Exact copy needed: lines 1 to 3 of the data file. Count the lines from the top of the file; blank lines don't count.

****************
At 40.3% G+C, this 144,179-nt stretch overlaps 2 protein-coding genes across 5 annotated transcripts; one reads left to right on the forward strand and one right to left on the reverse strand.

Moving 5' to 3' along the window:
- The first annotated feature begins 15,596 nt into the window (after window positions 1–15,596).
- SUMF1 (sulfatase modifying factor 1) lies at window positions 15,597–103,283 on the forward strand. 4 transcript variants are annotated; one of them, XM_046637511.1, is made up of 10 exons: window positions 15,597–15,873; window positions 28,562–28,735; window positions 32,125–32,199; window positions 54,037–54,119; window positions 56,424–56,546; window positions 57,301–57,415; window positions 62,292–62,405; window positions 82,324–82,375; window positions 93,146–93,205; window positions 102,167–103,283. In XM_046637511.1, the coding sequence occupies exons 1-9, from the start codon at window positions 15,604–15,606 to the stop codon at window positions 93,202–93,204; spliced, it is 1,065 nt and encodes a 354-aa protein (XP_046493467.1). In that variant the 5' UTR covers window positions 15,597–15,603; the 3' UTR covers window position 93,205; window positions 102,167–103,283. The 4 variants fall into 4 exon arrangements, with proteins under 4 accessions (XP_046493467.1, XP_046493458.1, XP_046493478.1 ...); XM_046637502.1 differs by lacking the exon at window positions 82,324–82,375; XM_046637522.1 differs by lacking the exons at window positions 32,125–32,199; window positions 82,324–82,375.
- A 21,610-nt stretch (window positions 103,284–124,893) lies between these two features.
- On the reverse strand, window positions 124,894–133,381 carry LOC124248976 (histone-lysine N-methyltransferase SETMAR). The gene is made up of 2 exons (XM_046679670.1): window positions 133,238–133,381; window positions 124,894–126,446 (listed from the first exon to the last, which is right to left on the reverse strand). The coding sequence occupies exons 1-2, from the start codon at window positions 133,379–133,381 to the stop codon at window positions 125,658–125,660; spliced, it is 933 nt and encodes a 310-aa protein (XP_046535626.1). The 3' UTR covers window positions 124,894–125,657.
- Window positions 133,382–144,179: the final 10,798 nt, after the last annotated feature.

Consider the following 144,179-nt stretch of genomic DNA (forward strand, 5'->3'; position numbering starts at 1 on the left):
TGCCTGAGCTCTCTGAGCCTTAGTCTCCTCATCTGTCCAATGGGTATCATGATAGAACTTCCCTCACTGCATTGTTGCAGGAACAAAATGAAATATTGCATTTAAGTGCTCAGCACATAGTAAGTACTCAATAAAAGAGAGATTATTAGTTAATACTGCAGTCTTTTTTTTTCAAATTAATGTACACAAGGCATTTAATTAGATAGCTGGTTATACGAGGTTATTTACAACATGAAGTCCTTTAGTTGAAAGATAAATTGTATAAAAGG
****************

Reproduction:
At 40.3% G+C, this 144,179-nt stretch overlaps 2 protein-coding genes across 5 annotated transcripts; one reads left to right on the forward strand and one right to left on the reverse strand.

Moving 5' to 3' along the window:
- The first annotated feature begins 15,596 nt into the window (after window positions 1–15,596).